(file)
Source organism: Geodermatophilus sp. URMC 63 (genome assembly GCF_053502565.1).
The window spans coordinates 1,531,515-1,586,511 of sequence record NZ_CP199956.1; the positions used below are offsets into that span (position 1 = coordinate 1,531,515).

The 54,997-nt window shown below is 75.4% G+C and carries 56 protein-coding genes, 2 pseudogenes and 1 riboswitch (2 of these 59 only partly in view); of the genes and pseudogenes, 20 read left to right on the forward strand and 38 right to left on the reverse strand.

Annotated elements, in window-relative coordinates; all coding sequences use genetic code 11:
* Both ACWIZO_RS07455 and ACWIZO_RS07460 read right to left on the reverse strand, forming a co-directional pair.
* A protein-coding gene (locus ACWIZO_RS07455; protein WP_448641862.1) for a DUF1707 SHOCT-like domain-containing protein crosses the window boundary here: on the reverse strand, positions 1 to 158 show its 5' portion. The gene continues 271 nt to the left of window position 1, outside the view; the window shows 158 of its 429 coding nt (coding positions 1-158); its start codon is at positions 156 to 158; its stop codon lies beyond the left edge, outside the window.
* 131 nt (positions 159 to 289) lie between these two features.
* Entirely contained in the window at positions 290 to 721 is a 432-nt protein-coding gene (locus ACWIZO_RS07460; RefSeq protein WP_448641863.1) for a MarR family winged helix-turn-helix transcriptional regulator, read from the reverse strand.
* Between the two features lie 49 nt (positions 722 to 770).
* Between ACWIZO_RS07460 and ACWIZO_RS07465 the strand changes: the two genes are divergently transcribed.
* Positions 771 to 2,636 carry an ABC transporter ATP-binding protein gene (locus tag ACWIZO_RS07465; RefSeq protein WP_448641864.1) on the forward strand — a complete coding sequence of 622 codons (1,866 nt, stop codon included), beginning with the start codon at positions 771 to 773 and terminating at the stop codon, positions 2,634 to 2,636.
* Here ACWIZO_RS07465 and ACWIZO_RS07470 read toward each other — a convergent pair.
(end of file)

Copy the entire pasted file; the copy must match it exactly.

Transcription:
Source organism: Geodermatophilus sp. URMC 63 (genome assembly GCF_053502565.1).
The window spans coordinates 1,531,515-1,586,511 of sequence record NZ_CP199956.1; the positions used below are offsets into that span (position 1 = coordinate 1,531,515).

The 54,997-nt window shown below is 75.4% G+C and carries 56 protein-coding genes, 2 pseudogenes and 1 riboswitch (2 of these 59 only partly in view); of the genes and pseudogenes, 20 read left to right on the forward strand and 38 right to left on the reverse strand.

Annotated elements, in window-relative coordinates; all coding sequences use genetic code 11:
* Both ACWIZO_RS07455 and ACWIZO_RS07460 read right to left on the reverse strand, forming a co-directional pair.
* A protein-coding gene (locus ACWIZO_RS07455; protein WP_448641862.1) for a DUF1707 SHOCT-like domain-containing protein crosses the window boundary here: on the reverse strand, positions 1 to 158 show its 5' portion. The gene continues 271 nt to the left of window position 1, outside the view; the window shows 158 of its 429 coding nt (coding positions 1-158); its start codon is at positions 156 to 158; its stop codon lies beyond the left edge, outside the window.
* 131 nt (positions 159 to 289) lie between these two features.
* Entirely contained in the window at positions 290 to 721 is a 432-nt protein-coding gene (locus ACWIZO_RS07460; RefSeq protein WP_448641863.1) for a MarR family winged helix-turn-helix transcriptional regulator, read from the reverse strand.
* Between the two features lie 49 nt (positions 722 to 770).
* Between ACWIZO_RS07460 and ACWIZO_RS07465 the strand changes: the two genes are divergently transcribed.
* Positions 771 to 2,636 carry an ABC transporter ATP-binding protein gene (locus tag ACWIZO_RS07465; RefSeq protein WP_448641864.1) on the forward strand — a complete coding sequence of 622 codons (1,866 nt, stop codon included), beginning with the start codon at positions 771 to 773 and terminating at the stop codon, positions 2,634 to 2,636.
* Here ACWIZO_RS07465 and ACWIZO_RS07470 read toward each other — a convergent pair.